Our friend really screwed up. He lives in northern Washington and he’d made a quick trip to Colorado Springs to visit a number of ministries here. We’d seen him earlier in the day, but were surprised when he called us around 8:30 that evening. He sounded somewhat worried. Explaining where he was (on the freeway, heading north), he asked, “How long does it take to get to Denver International Airport from here?”
“About an hour and a half, if traffic is good. Why? What time’s your flight?”
There was dead silence for a moment. Then he slowly told us, “I have a rental car to turn in. And my flight leaves at 9:15.”
Oh-oh. He should have been waiting at the gate already, not 70 miles south of the airport!
(How do you pray in a situation like this?)
Denver isn’t exactly an airport you can run through. The rental car return lots are far enough from the terminal that they provide bus service. When you finally get to the check-in counter, there is frequently a long line. There are long lines for security, too, and those new see-you-naked machines are slower than the old metal detectors. Then you have to go down a series of escalators to a train that takes you to the proper concourse. It all takes time. Lots of time.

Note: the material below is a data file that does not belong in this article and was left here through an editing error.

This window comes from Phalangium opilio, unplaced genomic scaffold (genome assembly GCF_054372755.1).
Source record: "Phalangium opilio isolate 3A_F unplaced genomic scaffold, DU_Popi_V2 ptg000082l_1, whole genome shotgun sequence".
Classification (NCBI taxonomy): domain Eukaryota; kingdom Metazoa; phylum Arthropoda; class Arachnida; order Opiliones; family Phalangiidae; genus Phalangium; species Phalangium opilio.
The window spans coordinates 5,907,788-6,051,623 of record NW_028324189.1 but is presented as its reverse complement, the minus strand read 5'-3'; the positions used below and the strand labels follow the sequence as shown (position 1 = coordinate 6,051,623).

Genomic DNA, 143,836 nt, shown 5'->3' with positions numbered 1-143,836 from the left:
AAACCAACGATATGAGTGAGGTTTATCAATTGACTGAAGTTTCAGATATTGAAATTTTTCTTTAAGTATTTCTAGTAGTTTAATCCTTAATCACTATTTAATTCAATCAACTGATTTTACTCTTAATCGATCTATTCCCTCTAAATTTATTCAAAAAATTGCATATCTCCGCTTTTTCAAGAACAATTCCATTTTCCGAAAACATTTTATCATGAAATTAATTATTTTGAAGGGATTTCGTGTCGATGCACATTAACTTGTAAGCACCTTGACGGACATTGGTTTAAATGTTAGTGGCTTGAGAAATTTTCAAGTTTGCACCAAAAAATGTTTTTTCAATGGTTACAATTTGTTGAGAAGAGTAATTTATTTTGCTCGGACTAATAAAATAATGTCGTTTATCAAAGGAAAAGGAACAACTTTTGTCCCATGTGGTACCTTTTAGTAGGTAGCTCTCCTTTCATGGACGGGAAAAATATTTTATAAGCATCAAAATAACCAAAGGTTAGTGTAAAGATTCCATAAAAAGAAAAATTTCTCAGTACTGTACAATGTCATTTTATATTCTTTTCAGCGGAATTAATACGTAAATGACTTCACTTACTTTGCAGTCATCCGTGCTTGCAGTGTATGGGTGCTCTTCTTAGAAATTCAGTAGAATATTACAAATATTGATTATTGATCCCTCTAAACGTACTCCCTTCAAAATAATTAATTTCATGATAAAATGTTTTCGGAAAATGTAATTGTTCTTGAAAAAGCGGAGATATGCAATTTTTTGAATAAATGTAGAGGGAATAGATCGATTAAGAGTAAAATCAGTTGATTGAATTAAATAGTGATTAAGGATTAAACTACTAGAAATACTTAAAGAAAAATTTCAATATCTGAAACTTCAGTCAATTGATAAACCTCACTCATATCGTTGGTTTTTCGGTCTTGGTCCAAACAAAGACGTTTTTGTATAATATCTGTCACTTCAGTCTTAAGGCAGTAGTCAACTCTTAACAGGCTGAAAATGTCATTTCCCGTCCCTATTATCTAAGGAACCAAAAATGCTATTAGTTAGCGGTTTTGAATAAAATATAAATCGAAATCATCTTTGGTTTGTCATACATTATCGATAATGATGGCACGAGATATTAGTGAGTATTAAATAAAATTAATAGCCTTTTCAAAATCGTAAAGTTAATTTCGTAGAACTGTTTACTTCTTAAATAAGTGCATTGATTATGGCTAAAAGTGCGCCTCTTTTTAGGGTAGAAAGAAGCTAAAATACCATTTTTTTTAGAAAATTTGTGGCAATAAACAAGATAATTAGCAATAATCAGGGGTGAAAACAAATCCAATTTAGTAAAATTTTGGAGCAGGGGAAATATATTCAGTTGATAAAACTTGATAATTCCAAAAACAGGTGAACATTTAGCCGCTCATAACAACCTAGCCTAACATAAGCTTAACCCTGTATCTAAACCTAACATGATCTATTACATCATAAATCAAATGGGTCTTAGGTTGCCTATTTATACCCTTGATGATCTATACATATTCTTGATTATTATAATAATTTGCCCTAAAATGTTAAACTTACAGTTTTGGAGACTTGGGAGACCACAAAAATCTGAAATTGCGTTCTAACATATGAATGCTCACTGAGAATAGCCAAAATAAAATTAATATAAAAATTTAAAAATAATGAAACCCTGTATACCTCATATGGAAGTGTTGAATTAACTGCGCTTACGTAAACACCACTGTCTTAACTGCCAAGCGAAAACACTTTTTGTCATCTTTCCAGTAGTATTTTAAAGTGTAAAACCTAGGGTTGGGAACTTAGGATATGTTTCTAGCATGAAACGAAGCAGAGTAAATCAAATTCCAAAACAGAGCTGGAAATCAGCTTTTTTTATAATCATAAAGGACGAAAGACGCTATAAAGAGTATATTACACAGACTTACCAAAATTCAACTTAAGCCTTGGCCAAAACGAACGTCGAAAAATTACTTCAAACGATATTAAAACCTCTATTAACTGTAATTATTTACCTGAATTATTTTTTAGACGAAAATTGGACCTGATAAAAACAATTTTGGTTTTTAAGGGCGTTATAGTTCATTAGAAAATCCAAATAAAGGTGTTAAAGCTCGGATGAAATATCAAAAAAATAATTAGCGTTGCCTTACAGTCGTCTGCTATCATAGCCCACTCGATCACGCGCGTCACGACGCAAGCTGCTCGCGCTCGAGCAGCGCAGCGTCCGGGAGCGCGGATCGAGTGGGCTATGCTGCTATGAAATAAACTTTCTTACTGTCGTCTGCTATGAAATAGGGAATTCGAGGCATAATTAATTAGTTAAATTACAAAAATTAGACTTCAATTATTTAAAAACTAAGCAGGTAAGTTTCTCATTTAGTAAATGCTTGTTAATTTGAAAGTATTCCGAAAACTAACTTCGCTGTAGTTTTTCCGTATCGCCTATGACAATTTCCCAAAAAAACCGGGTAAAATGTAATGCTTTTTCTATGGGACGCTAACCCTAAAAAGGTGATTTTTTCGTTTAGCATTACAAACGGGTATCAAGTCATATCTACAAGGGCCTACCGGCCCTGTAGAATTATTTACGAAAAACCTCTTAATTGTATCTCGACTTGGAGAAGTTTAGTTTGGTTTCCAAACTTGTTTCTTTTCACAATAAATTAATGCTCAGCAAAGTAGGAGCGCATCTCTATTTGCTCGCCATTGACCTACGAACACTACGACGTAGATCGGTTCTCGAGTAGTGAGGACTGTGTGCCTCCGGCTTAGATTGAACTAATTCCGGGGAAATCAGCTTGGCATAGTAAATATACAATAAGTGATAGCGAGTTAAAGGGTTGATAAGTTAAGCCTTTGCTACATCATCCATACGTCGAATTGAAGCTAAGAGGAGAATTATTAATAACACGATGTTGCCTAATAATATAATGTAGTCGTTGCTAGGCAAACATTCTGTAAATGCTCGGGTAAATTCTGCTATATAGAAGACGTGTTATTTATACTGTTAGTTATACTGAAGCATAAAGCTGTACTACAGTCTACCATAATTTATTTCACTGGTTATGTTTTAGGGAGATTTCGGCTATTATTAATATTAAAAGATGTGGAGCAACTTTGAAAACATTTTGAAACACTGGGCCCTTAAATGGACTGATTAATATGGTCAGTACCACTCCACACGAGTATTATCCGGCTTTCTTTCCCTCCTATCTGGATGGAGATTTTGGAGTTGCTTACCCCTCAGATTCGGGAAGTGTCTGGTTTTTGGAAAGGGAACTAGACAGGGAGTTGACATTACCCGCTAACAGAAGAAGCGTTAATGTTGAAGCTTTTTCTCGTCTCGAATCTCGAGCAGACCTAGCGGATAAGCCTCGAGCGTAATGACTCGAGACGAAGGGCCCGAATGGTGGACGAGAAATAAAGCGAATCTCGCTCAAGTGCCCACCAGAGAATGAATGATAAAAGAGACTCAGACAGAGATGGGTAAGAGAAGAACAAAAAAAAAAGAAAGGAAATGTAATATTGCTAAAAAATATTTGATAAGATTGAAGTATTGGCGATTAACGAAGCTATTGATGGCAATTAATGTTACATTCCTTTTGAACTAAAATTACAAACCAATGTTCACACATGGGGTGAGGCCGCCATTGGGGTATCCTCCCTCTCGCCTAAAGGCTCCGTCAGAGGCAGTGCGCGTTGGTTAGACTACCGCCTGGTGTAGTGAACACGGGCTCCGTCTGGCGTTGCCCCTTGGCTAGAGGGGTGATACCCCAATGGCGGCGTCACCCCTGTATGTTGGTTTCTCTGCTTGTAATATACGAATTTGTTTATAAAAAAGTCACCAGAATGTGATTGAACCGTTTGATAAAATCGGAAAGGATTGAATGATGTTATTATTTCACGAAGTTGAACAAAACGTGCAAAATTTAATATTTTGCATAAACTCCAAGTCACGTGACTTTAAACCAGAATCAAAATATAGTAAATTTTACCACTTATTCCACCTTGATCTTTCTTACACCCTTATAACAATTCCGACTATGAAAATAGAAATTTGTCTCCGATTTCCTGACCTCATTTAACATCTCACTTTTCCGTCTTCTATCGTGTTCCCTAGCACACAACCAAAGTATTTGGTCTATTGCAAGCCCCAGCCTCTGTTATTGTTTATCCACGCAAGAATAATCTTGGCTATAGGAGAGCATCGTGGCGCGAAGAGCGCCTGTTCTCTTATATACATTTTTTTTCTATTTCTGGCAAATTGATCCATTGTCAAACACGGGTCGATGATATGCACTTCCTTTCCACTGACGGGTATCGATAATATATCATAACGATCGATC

(Is it okay to pray that you don’t get a speeding ticket while pushing the speed limit?)
As our friend explained further, we realized that this wasn’t just a missed flight and an inconvenient delay. The flight he was booked on would get to SeaTac airport around 10:45 p.m. Then he had a three hour drive north to his house. And at 8 a.m. the next morning. he had to leave for another three hour drive to Vancouver, B.C. catch a plane to London.
(Tickets to Europe are expensive, especially from the west coast. Is God more likely to bail you out if you’re really desperate?)
The situation was critical. While our friend drove, Pete got online and started looking at flight options. It turned out there were no seats available on any flight, on any airline heading to Seattle, for the rest of the evening.
(It was clearly his fault. Whether he lost track of time, or misread the ticket, or didn’t realize how far away the airport in Denver is… it doesn’t really matter. He screwed up and he was going to miss his flight. Is it okay for us to ask God to bail us out when we know the problem is entirely our own fault?)
Pete came up with a seat on a flight to Portland that left at 10:10. It was going to be really close. Flying to Portland instead of SeaTac, then renting a car, would add at least four hours to the three hour drive home. Sleep? Who needs sleep?
Checking a bit later… the flight to Portland was running late! In fact, our friend called from the gate—he was going to get on that flight! But he didn’t sound as excited as we’d expect. Yup… another mistake. His computer bag was still in the trunk of the rental car he’d just turned in. Their lost and found didn’t open until morning.
(God, how many times can we screw up and still ask you for a miracle?)
We learned the next day that our friend did make the flight to Portland, and also the one to London. His computer bag did not. (It is being shipped to his home in Washington).
Is it all right to ask God for help when we’re the ones who screwed up?
When don’t we screw up?
Isn’t that why Jesus died?